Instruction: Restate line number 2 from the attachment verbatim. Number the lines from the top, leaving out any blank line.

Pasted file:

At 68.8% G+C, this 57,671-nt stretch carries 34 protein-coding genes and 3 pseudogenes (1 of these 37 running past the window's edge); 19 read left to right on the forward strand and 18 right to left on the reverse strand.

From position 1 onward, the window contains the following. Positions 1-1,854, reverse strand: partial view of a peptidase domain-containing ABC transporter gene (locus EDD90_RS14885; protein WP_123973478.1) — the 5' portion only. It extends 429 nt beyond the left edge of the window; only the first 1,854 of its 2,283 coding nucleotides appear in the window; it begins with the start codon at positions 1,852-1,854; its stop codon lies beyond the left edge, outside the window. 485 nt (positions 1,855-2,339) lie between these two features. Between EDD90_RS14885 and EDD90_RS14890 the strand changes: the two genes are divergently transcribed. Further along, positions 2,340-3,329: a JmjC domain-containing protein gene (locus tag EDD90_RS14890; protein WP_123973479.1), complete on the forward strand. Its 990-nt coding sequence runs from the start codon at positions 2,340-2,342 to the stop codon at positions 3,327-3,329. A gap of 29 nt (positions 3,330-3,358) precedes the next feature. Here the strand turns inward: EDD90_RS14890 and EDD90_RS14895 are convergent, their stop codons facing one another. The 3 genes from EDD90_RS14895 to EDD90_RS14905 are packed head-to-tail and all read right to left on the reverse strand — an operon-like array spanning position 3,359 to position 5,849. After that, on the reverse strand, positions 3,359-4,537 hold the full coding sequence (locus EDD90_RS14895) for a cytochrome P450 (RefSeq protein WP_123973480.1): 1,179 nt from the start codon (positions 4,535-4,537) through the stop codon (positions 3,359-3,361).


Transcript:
From position 1 onward, the window contains the following. Positions 1-1,854, reverse strand: partial view of a peptidase domain-containing ABC transporter gene (locus EDD90_RS14885; protein WP_123973478.1) — the 5' portion only. It extends 429 nt beyond the left edge of the window; only the first 1,854 of its 2,283 coding nucleotides appear in the window; it begins with the start codon at positions 1,852-1,854; its stop codon lies beyond the left edge, outside the window. 485 nt (positions 1,855-2,339) lie between these two features. Between EDD90_RS14885 and EDD90_RS14890 the strand changes: the two genes are divergently transcribed. Further along, positions 2,340-3,329: a JmjC domain-containing protein gene (locus tag EDD90_RS14890; protein WP_123973479.1), complete on the forward strand. Its 990-nt coding sequence runs from the start codon at positions 2,340-2,342 to the stop codon at positions 3,327-3,329. A gap of 29 nt (positions 3,330-3,358) precedes the next feature. Here the strand turns inward: EDD90_RS14890 and EDD90_RS14895 are convergent, their stop codons facing one another. The 3 genes from EDD90_RS14895 to EDD90_RS14905 are packed head-to-tail and all read right to left on the reverse strand — an operon-like array spanning position 3,359 to position 5,849. After that, on the reverse strand, positions 3,359-4,537 hold the full coding sequence (locus EDD90_RS14895) for a cytochrome P450 (RefSeq protein WP_123973480.1): 1,179 nt from the start codon (positions 4,535-4,537) through the stop codon (positions 3,359-3,361).